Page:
North Dakota must support Vision Zero

North Dakota must support Vision Zero


State officials see some hopeful signs in recent drunken-driving statistics. However, it’s still too early to say North Dakotans are shedding their bad drinking habits.

Over the years the state has topped lists for binge drinking, teen drinking and alcohol-related deaths. These are lists we don’t want to top.

The North Dakota Department of Transportation says the number of deaths and injuries related to drunken driving has dropped in recent years. Drunken-driving deaths in the state dropped from 71 in 2013 to 55 in 2017, according to DOT. Injuries also dropped over that period, from 624 in 2013 to 472 in 2017.

The number of DUI arrests have declined since 2013, according to a state Bureau of Criminal Investigation report. In 2017, law enforcement agencies reported a total of 5,597 arrests for drunken driving, a 3.5 percent increase from 2016 but a 21 percent drop from 7,117 in 2013.

Preliminary figures from DOT show 103 fatalities in 2018, with 31 alcohol-related. So the number of alcohol-related deaths has continued to decline. That’s a good trend.

State officials hope a program launched nearly a year ago has been having an impact on impaired driving. Vision Zero is a collaborative initiative of NDDOT, state Department of Health, the North Dakota Highway Patrol and Gov. Doug Burgum's office. It’s focused on working toward zero fatalities and serious injuries that result from preventable driving habits.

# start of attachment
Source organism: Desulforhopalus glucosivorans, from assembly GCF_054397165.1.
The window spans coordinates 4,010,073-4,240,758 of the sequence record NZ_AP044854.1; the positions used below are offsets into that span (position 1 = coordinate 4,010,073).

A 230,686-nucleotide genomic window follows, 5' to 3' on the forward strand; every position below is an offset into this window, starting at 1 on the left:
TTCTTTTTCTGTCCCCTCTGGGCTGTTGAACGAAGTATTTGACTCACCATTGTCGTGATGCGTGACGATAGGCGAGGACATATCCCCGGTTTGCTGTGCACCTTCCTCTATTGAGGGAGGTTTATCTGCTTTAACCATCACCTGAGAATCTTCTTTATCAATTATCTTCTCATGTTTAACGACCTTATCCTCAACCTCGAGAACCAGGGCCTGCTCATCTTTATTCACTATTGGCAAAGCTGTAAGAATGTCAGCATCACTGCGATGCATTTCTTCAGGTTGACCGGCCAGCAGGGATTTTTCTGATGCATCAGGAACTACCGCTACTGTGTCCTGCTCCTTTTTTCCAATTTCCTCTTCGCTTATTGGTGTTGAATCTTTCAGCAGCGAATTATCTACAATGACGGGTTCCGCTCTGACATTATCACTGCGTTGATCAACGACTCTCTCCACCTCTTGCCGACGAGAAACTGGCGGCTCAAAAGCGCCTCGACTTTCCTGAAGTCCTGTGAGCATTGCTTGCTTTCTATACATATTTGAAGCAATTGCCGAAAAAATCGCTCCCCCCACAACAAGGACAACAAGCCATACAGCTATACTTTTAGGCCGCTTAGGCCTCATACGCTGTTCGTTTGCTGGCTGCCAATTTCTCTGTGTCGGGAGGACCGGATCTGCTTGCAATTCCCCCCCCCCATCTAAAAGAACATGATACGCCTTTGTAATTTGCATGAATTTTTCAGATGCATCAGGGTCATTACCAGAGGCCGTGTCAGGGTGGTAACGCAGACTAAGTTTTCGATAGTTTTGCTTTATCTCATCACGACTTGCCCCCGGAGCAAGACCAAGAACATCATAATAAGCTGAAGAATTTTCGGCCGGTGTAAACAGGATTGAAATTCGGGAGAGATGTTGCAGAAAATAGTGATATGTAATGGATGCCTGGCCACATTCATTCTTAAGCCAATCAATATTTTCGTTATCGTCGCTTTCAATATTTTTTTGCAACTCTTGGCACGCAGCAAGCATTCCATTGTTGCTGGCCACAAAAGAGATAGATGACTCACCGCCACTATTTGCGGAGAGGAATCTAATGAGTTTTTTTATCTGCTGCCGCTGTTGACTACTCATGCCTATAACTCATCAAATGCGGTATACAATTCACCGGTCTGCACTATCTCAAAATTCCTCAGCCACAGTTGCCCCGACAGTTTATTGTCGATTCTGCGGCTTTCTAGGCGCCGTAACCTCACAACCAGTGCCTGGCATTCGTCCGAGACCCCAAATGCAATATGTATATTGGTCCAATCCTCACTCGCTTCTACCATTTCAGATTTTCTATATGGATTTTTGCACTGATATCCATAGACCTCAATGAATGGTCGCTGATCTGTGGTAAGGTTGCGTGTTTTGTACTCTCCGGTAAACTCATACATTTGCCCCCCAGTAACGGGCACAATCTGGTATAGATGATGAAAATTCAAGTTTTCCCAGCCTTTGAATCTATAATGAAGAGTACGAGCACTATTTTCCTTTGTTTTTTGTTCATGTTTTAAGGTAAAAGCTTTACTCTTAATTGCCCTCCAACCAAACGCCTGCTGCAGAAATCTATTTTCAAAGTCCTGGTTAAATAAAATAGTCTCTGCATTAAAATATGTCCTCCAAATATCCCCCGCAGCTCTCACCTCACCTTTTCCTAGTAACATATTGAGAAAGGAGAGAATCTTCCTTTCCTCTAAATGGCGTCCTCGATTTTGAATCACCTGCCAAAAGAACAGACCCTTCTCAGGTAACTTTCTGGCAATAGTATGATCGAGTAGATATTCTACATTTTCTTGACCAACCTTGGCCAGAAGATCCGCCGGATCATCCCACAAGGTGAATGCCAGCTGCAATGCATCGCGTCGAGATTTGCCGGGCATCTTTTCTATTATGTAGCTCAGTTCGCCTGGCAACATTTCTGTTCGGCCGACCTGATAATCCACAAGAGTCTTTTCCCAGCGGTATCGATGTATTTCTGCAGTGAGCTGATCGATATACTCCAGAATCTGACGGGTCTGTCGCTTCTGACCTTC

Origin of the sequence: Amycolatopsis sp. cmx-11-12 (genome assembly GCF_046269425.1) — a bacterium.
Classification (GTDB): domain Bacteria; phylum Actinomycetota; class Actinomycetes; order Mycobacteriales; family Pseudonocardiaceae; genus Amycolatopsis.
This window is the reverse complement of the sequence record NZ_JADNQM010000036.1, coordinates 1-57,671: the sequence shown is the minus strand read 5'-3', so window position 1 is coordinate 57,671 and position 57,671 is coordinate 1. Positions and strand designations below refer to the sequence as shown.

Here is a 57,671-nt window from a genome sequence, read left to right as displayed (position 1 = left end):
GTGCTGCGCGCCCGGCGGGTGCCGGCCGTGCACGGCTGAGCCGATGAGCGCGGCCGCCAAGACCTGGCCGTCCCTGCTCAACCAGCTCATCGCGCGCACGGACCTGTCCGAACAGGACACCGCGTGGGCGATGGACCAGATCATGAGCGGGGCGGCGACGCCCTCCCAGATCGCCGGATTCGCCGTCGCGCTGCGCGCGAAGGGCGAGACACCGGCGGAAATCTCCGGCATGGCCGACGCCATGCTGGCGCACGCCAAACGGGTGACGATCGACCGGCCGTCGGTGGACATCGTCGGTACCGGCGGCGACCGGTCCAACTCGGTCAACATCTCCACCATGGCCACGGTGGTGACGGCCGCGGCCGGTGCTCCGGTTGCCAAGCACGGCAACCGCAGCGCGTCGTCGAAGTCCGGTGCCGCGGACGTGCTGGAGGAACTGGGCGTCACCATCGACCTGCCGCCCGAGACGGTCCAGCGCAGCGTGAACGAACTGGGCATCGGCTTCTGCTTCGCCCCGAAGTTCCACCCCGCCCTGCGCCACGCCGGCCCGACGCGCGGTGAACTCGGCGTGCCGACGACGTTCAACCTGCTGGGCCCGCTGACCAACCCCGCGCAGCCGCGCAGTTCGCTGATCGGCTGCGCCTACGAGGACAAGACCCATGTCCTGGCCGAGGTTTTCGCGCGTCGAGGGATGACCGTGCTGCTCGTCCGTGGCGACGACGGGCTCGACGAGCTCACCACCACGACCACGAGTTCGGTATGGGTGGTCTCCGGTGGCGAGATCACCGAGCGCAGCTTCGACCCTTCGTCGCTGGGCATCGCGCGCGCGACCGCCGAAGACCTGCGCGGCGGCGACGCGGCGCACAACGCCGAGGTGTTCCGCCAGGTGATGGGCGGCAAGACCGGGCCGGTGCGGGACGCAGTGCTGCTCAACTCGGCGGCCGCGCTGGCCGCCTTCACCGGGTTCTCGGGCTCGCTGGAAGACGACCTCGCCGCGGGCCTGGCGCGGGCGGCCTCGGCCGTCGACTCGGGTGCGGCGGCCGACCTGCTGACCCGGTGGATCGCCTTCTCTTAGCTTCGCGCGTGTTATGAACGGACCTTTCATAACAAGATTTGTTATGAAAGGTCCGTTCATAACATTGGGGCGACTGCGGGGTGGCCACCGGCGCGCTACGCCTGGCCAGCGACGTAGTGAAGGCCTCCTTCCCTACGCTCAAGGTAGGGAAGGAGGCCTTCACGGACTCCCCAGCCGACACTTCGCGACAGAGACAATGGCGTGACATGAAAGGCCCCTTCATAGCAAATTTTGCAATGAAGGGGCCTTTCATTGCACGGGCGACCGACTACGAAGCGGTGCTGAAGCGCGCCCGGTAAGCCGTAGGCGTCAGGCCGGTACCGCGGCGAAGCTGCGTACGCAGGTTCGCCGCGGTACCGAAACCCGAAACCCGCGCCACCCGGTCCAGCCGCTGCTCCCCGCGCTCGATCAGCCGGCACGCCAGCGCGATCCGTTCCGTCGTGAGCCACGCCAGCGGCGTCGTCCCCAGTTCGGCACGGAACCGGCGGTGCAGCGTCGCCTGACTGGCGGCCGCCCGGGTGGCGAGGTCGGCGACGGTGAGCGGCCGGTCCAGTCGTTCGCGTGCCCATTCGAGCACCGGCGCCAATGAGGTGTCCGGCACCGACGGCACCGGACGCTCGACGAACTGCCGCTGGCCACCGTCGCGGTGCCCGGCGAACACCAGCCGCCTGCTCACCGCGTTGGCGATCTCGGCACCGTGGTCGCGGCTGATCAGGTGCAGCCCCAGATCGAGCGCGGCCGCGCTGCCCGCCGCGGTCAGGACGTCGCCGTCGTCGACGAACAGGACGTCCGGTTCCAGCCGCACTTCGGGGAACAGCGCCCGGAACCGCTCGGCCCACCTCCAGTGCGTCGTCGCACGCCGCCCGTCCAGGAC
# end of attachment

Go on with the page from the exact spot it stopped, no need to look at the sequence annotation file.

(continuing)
Vision Zero is the type of program needed to tackle the problems. The five-year plan has a goal of 75 annual fatalities by 2025.

State officials are meeting with communities to develop local strategies. Park River was the first to come up with a plan. Vision Zero also involves working with ABATE on motorcycle education, and training law officers in recognizing driver impairment. It’s also organizing ride services to keep impaired drivers off the road, promoting seat belt campaigns and sobriety checkpoints.

The key will be persuading North Dakotans to change their habits. There needs to be more moderation when it comes to drinking, an awareness to get a ride or for someone to insist on those with too much to drink to get a ride and more alcohol education for those underage.

Vision Zero will only work with the cooperation of the public. Too many people are still dying on our roads and we need to solve the problem.


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